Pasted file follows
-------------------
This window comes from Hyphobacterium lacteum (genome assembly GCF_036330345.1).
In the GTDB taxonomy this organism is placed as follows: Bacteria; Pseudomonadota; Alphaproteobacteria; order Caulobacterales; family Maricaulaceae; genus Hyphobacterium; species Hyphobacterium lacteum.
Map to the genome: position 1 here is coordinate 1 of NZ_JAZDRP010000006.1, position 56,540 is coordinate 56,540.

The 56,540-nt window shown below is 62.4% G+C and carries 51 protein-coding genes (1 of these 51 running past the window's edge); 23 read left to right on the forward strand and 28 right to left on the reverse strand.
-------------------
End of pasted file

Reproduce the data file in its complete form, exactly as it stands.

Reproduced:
This window comes from Hyphobacterium lacteum (genome assembly GCF_036330345.1).
In the GTDB taxonomy this organism is placed as follows: Bacteria; Pseudomonadota; Alphaproteobacteria; order Caulobacterales; family Maricaulaceae; genus Hyphobacterium; species Hyphobacterium lacteum.
Map to the genome: position 1 here is coordinate 1 of NZ_JAZDRP010000006.1, position 56,540 is coordinate 56,540.

The 56,540-nt window shown below is 62.4% G+C and carries 51 protein-coding genes (1 of these 51 running past the window's edge); 23 read left to right on the forward strand and 28 right to left on the reverse strand.